Ambrx and Wyeth signed a worldwide alliance that aims to discover, develop, and commercialize protein drug candidates against three targets in multiple disease areas. Ambrx will receive up-front payments and research funding as well as development and regulatory milestones and tiered royalties.
Ambrx’s core patented technologies, ReCODE™ and EuCODE™, have been developed to enable the site-selective substitution of novel (i.e. unnatural) Ambrx amino acids at any site within a protein to which the precise coupling of polyethylene glycol (PEG) can be effected. Ambrx says that by analyzing a number of site-specific protein variants, it can rapidly select molecules with the best overall profiles for further evaluation as drug candidates. The company’s technologies can also be used more broadly to site-specifically couple a diverse array of molecules to a protein, creating a range of novel protein-based products.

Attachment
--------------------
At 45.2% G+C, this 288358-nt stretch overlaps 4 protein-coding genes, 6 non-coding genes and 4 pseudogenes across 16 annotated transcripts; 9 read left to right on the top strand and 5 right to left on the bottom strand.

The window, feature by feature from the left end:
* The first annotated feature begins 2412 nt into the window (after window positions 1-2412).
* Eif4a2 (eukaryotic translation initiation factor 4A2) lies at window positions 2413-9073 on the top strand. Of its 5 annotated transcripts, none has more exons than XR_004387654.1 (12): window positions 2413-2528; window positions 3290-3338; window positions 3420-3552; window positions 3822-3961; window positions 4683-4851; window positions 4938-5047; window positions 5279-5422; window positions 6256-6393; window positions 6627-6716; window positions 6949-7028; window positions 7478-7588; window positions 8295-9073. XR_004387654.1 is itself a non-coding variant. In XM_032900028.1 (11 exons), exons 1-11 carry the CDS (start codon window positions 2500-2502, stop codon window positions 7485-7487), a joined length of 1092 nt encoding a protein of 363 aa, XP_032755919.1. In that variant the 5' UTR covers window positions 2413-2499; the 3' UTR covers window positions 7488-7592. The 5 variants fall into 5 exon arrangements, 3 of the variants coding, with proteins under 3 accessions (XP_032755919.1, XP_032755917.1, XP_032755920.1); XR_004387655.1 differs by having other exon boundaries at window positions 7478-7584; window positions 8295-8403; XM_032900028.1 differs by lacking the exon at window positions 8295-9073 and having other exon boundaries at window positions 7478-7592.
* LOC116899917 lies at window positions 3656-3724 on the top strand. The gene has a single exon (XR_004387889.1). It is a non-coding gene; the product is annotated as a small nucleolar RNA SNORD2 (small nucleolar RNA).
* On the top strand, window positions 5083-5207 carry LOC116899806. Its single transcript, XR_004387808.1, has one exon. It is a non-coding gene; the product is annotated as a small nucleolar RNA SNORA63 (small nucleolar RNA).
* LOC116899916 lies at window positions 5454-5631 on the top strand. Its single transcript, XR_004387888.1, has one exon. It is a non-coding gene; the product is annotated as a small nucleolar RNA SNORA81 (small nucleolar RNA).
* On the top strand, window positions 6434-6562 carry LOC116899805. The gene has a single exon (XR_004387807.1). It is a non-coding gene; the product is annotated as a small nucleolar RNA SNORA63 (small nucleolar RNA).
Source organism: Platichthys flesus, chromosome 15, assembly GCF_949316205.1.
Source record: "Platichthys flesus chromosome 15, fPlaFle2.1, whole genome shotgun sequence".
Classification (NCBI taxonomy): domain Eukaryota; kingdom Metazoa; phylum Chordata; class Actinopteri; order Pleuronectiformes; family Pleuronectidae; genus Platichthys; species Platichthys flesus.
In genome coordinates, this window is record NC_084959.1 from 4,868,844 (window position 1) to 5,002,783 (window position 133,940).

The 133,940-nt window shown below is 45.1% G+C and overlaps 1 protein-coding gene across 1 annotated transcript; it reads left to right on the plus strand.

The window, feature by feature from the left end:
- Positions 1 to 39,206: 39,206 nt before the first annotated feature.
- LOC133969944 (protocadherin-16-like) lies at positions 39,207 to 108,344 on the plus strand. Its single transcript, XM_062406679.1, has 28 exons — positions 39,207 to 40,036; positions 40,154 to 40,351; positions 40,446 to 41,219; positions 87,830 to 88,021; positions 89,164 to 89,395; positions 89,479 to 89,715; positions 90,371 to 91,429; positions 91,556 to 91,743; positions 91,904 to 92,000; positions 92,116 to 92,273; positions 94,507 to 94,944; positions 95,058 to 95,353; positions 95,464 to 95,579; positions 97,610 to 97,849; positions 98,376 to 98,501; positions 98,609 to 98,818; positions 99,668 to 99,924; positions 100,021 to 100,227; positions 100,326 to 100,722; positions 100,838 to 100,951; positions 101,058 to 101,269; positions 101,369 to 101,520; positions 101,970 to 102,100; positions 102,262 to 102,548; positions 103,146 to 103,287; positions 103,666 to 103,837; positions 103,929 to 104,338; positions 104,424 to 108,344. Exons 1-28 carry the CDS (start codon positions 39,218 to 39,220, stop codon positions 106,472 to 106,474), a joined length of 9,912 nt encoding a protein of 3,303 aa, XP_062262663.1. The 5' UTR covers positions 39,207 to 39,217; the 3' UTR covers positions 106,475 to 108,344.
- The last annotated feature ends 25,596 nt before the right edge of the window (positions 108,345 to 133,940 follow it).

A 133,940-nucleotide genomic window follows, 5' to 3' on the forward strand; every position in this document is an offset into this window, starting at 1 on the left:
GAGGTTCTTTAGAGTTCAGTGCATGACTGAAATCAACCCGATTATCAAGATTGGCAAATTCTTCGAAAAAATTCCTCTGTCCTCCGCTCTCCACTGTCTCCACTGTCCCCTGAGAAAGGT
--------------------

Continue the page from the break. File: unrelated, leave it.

Ambrx is developing a pipeline of candidates for growth deficiency, multiple sclerosis, type II diabetes, obesity, and oncology. The company says it aims to have four to five clinical-stage programs by early 2010, including a number of wholly owned programs.
Lead product, ARX201, is a long-acting human growth hormone, currently in Phase II trials. It is being developed in partnership with Merck Serono. In February the companies expanded their collaboration to include the development and commercialization of ARX424, Ambrx’ preclinical product f or the treatment of multiple sclerosis.
Another preclinical candidate, FGF21, is a novel protein with biological properties similar to fibroblast growth factor 21, according to Ambrx. It is being developed in partnership with Merck & Co. for type 2 diabetes and related metabolic disorders.
Ambrx also has a drug discovery alliance with Eli Lilly in multiple therapeutic areas including metabolic diseases and central nervous system disorders.
Ambrx’s lead unpartnered program is a long-acting interferon-beta. The company claims the molecule has demonstrated enhanced in vivo potency (> twofold) and pharmacokinetics (19-fold increased exposure) when compared with currently marketed interferon beta products.